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The Jaguar Bites Back | Guitar Interactive Magazine

Published 9 years ago on March 1, 2012

By Guitar Interactive Magazine

The Jaguar Bites Back!

For decades one of Leo Fender's Cinderella designs, recently the Jaguar has received a new lease of life with two signature models - the Kurt Cobain and Johnny Marr Jaguars. Guitar historian, Tony Bacon, takes us through the Jaguar's troubled history and that of its even more troubled sibling, the unloved Jazzmaster.

Why would Leo Fender bring out more new guitars once he'd got the Stratocaster and the Telecaster on the go? From our advantageous position today, it seems obvious. Don't bother, Leo! Everyone loves the Strat and the Tele! We don't need anything else! Yes, well, you know what they say about hindsight. Back in the 1950s, when all this was happening, it must have looked very different.

Leo had made sure there were people around him at the Fender HQ in Fullerton, California, so that ideas became instruments and a lot of musicians could play Fender guitars. Don Randall headed up the Fender sales operation, although he'd started out back in the 1940s selling products made by Leo's first guitar company, K&F, through Randall's Radio-Tel wholesale firm based in nearby Santa Ana. Radio-Tel became Fender's exclusive distributor and soon turned into the official Fender Sales company.

Leo hired Forrest White as his factory manager in 1954, and White set to work organising and streamlining a chaotic and sometimes threadbare firm. A musician, Freddie Tavares, was Leo's main ideas man, designing new guitars and amplifiers and quickly becoming an invaluable member of the team. By the late 1950s the factory hummed with activity, and work would sometimes spill out into the alleyways, a distinct advantage of the Californian climate. But Leo was almost always inside, often burning the midnight lamp.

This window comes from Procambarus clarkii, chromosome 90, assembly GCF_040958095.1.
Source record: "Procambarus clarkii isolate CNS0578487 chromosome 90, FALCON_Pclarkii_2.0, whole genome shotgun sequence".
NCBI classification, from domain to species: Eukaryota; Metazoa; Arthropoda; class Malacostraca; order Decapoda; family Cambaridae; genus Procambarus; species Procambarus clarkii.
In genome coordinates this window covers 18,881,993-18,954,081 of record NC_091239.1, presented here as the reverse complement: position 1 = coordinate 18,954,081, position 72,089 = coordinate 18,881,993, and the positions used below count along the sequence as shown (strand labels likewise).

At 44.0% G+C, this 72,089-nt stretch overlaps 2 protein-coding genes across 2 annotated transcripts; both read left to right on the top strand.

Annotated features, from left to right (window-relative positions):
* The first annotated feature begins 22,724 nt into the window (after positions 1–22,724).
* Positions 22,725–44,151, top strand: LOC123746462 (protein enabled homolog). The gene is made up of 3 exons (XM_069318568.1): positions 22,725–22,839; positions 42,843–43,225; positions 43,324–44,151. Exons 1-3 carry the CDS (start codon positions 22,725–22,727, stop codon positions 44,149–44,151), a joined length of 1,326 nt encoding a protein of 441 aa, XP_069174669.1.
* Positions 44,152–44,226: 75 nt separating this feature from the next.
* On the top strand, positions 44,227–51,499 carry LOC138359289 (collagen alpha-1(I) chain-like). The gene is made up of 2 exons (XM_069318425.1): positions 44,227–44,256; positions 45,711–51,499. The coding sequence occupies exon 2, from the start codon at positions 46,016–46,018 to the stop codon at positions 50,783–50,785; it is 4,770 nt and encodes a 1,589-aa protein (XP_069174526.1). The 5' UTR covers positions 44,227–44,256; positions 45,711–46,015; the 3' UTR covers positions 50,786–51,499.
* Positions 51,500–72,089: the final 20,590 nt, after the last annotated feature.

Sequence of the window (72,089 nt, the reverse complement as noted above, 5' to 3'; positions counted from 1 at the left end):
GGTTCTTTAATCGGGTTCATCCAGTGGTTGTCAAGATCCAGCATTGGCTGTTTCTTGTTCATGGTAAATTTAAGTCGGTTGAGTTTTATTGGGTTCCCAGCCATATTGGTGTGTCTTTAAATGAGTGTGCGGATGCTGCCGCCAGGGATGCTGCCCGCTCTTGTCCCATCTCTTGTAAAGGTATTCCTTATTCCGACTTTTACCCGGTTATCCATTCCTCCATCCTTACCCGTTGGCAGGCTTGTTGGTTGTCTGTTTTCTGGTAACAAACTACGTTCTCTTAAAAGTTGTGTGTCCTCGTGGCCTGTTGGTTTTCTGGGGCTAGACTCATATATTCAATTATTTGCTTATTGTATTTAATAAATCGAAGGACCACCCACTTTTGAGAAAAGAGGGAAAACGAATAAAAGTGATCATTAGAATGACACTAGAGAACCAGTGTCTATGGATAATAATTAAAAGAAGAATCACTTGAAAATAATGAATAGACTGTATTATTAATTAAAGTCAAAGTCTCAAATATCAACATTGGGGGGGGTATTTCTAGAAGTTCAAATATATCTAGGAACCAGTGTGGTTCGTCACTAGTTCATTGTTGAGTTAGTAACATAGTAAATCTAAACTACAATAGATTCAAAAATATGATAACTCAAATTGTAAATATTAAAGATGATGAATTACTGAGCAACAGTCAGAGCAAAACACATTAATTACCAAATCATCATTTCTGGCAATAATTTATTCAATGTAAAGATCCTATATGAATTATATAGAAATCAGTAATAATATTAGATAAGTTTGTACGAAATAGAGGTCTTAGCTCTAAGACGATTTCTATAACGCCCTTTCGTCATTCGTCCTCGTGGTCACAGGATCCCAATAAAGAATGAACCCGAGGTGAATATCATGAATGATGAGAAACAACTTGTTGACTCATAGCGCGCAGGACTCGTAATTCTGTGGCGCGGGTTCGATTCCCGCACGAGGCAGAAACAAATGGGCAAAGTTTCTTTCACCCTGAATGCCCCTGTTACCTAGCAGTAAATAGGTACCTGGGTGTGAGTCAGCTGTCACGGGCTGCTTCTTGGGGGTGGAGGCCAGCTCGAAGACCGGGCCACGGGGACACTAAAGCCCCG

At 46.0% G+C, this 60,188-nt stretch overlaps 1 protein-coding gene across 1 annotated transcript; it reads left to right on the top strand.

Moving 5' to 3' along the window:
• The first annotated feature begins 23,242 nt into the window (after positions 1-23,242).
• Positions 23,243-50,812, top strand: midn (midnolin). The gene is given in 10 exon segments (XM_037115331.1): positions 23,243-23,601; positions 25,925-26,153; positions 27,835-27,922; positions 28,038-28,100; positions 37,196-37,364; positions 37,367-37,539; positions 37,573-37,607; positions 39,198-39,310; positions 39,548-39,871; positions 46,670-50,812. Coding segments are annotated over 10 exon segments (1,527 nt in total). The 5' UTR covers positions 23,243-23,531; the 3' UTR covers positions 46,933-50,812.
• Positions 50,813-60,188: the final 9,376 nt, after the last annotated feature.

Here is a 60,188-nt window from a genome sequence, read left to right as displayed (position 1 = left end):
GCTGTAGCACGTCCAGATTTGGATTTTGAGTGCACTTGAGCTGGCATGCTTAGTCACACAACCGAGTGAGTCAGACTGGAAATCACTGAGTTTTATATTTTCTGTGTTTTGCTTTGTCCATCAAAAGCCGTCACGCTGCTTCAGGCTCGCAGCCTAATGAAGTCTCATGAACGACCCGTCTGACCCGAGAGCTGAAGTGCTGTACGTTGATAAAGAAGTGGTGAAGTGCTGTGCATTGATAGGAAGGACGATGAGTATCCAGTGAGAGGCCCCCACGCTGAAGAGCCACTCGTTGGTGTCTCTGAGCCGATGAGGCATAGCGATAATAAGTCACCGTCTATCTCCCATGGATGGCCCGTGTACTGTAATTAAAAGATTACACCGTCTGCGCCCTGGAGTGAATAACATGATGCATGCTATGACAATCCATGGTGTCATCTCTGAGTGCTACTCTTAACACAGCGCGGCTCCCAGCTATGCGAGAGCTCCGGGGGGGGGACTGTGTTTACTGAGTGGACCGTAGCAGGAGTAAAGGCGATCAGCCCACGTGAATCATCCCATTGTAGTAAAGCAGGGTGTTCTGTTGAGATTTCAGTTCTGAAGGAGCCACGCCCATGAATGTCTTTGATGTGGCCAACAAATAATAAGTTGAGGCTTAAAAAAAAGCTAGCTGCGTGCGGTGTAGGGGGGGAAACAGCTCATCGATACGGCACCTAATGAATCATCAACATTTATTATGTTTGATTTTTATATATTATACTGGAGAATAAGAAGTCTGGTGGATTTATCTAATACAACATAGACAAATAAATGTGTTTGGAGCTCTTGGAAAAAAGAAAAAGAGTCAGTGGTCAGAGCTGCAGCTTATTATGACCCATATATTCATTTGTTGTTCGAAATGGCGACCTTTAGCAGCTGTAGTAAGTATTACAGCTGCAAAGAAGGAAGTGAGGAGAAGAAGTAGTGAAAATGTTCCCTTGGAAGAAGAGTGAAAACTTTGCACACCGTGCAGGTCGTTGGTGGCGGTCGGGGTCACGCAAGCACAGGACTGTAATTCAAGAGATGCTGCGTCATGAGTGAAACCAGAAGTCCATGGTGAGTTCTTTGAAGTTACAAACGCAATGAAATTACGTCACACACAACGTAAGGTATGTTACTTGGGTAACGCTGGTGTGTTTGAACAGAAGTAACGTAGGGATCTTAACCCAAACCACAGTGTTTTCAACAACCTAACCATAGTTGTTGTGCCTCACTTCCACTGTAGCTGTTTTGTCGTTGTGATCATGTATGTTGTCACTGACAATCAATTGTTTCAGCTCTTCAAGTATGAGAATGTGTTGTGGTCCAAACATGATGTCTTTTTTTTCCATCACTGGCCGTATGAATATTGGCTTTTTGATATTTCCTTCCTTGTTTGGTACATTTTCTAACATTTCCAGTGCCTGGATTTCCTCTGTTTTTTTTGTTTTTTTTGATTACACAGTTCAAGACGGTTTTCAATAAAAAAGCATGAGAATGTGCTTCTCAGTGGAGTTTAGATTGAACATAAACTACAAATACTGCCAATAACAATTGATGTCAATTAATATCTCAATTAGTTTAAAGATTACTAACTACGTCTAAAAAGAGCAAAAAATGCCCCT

Amplifiers were still important to Fender, but by early 1958 they had a strong solidbody six-string electric line consisting of the original Esquire and Telecaster, the relatively new Stratocaster, and the Duo- Sonic and Musicmaster student models'. The Musicmaster was the cheapest, at $119.50 retail, the Strat the most expensive, at $274.50 with vibrato. Fender was a growing, ambitious operation, and they must have looked enviously at the market leader, Gibson, whose list of electric models ran from the Les Paul Junior at $120 right up to a natural-finish Super 400CES at a dizzying $700. Clearly, some players would buy expensive electrics. The models at the head of the Gibson list were luxurious hollow-bodies, aimed at and played by the top Jazz guitarists. Fender decided they would make a solidbody instrument for these well-heeled Jazzmen.

So along came the Fender Jazzmaster, launched towards the end of 1958 at $329.50 as the company's top-of-the-line model. Some prototypes have survived that lend a little insight into the design process: one has Fender's regular fretted maple neck of the period, rather than the (for Fender) brand new rosewood fingerboard that graced the production model; another one, which I was lucky enough to look over when I wrote a book on Scott Chinery's collection back in the 1990s, had a Strat neck and black-cover pickups. When the production Jazzmaster appeared in 1958, Fender couldn't resist plugging it as America's finest electric guitar unequalled in performance and design features


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